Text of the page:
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Social snacking to increase NDIS psychosocial participant's belonging in community

This blog explains a practical idea that help providers can add to their toolkit for supporting help seekers feel more connected and have a greater sense of belonging in their natural community.

Have you ever been out for a country drive and when you pass another vehicle, the driver gives you a nod and a wave and you nod and wave back?  That is an example of a social snack.  It made you feel seen and acknowledged and when you reciprocated the other driver felt good too.

Social snacking is an evocative term coined by psychologist Wendi Gardner, for mini social interactions that are mutually enjoyable, increasing personal happiness and contributing to building a sense of community. These interactions are brief, informal moments that increase our connections to other people in our community.  When we have enough of these moments, it contributes to our sense of identity that we are a somebody; that we belong in the world and that most people really are good.

Best of all, social snacking is free, only takes seconds or minutes of our time and there are no side effects!

Social snacking is different to another wonderful idea, random acts of kindness.  Those acts are usually anonymous and as such there is no witness, reciprocity or acknowledgement involved and the other person may not know that the kind act even happened.

Why is it social snacking good for us?

As humans we all have an innate need to belong.  In the earliest times, belonging to the tribe was essential for our very physical survival.  We needed other people around to help us fight off attacks from wild animals and enemies.

As humans we also have an innate need for emotional belonging.  This makes us feel good and feel psychologically safe.

According to happiness researcher Sonja Lyubomirsky’s broaden and build theory, when we experience positive emotions, this literally expands what our eyes can see in our environment. Additionally, we become more open to noticing and exploring possibilities and ideas and building our resources and connections to other people.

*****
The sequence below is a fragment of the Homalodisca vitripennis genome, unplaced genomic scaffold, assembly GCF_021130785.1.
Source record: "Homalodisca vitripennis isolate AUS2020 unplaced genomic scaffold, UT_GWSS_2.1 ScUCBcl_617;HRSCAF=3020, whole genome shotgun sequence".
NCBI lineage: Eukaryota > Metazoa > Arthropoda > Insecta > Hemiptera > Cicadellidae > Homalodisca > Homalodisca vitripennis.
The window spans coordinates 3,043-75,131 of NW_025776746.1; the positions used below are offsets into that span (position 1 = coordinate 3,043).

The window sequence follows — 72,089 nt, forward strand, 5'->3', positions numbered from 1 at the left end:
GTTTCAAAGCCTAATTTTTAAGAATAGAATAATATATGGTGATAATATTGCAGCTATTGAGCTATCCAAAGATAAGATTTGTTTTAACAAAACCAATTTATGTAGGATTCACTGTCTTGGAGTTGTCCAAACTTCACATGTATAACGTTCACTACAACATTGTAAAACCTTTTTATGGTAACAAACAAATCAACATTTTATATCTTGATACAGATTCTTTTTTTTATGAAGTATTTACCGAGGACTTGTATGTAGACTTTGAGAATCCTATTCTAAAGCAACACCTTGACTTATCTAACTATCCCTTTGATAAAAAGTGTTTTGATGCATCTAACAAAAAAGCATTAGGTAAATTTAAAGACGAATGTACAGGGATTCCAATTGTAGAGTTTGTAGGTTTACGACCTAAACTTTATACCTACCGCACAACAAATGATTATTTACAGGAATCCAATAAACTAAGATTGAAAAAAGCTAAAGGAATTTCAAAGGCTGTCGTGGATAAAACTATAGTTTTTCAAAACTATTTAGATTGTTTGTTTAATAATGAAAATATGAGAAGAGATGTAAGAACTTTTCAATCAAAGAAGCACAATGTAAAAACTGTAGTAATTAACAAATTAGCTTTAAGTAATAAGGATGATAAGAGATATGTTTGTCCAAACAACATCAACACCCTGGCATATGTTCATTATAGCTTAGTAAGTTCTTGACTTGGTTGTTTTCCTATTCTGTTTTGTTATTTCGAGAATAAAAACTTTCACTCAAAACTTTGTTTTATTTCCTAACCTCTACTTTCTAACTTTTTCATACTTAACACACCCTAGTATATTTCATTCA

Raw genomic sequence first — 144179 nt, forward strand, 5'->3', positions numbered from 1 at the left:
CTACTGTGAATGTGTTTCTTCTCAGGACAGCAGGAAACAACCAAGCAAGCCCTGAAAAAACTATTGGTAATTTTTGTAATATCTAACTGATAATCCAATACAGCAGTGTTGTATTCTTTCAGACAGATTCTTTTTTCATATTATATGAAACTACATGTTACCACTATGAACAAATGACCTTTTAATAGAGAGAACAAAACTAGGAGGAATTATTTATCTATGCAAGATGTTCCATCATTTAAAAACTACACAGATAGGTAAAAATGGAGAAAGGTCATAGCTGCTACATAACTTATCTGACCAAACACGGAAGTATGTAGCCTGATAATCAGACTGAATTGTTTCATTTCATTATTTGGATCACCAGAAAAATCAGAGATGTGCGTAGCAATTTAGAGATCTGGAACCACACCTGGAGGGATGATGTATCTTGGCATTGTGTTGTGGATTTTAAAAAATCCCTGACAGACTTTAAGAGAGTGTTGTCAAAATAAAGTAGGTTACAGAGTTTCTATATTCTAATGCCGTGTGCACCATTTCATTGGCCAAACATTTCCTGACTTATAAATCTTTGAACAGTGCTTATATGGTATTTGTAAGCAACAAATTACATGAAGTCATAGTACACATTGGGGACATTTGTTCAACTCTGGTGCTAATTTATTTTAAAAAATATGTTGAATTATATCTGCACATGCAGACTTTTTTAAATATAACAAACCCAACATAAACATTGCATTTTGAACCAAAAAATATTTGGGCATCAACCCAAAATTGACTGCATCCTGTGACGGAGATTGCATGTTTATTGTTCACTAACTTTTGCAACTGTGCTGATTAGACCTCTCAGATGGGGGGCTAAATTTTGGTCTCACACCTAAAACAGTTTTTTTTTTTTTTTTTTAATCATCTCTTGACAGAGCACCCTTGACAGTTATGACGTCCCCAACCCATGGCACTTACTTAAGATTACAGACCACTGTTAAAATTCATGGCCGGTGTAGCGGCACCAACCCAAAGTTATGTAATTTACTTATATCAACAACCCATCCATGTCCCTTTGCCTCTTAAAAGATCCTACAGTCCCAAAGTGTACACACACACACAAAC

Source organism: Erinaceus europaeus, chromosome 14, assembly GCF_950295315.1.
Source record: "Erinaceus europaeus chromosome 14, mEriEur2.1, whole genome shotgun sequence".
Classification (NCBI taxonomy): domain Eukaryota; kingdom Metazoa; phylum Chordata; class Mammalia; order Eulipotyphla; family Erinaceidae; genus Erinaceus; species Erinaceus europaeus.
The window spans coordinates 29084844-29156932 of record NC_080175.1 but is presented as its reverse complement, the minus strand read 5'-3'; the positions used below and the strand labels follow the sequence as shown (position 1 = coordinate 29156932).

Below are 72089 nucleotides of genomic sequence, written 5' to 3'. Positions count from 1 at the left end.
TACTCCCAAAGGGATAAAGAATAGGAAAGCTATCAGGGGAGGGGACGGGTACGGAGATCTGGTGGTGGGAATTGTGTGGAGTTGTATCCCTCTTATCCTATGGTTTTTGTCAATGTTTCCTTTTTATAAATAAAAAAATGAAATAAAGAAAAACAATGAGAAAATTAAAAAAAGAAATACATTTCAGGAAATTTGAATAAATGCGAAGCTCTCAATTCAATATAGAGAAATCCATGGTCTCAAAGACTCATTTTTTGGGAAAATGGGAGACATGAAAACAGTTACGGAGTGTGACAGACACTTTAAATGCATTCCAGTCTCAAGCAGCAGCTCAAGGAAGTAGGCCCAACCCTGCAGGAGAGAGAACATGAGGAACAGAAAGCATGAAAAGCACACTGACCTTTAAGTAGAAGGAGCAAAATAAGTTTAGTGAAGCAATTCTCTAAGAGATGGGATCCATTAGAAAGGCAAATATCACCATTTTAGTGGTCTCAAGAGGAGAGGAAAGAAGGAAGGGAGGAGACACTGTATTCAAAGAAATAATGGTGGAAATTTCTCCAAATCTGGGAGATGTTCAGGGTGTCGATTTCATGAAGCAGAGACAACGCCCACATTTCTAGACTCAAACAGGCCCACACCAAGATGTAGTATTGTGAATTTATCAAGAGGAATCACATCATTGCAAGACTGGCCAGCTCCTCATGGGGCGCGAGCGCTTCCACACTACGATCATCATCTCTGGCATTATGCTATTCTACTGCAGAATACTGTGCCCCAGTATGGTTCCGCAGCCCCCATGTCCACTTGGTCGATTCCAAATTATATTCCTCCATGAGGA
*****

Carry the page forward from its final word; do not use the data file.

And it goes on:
Many people are not getting their need for belonging met. Loneliness is at epidemic proportions in Australia. The recent Ending Loneliness Together Report found almost 33 percent of Australians feel lonely and disconnected. Almost 15 percent feel severely lonely all the time.


People struggling with their mind-life are more likely to feel lonely and lack a sense of belonging.  They may physically be in the community, but not feel a sense of belonging.  Social snacking can be a good first step for people who are isolated or out of practice with connecting to others.

How to do it...

These are just a few examples listed below.  There are infinite opportunities and different social snacks to enjoy that will depend on your preferences, and your own community.

  • Say hello to your neighbour when you are both taking out the bins.

  • Help a parent carry a pram down some stairs at the train station.

  • Hold the lift open for someone.

  • Pick up and return the glasses someone dropped from their pocket.

  • Help a shorter person get something down from a high supermarket shelf.

  • Compliment someone on their garden when out walking.

  • Post an encouraging comment on social media.

  • Smile and thank the barista for your coffee.

  • Let someone in, in traffic.

Once you start social snacking, you will be amazed at the smorgasbord of options available to try. You may wonder how such mini actions can make you feel good.  If this is the case, think about how bad you feel when someone could have done a tiny thing for you and they didn’t. Sometimes we ruminate over these small oversights and turn them into injustices in our heads.  Imagine how much better it would be for our mind-life to replay over in our mind the good feeling of engaging in social snacking.


There are two things to keep in mind when starting a social snacking habit.

1.    Only eating snacks and never a full meal would not be ideal for a healthy body.  Likewise social snacking doesn’t replace having the full social experience of longer, deeper interpersonal connections that are needed for a balanced mind-life. 


2.    Remember, the key to social snacking is that it is mutually enjoyable. If for example, we smile or wave at someone and they don’t reciprocate be mindful that they may not have seen us, they may be preoccupied with whatever is going on in their own mind-life, they may have had enough snacks for today or they may prefer different snacks.

Take Action

Consider how you can add a couple of social snacks to your day.  Notice how it feels and discuss this with help seekers you support. Be curious about the last time they had a social snack and what kinds of social snacks they most enjoy. 

Ask if they would like to join you to experiment with social snacking in their local community when you are together and separately. Sharing social snacking stories with each other will make you both feel good and increase the likelihood of connections and belonging in your own communities.


If you believe that all people belong in their community, check out the Mind-Life resources for more tips Resources | Mind-Life

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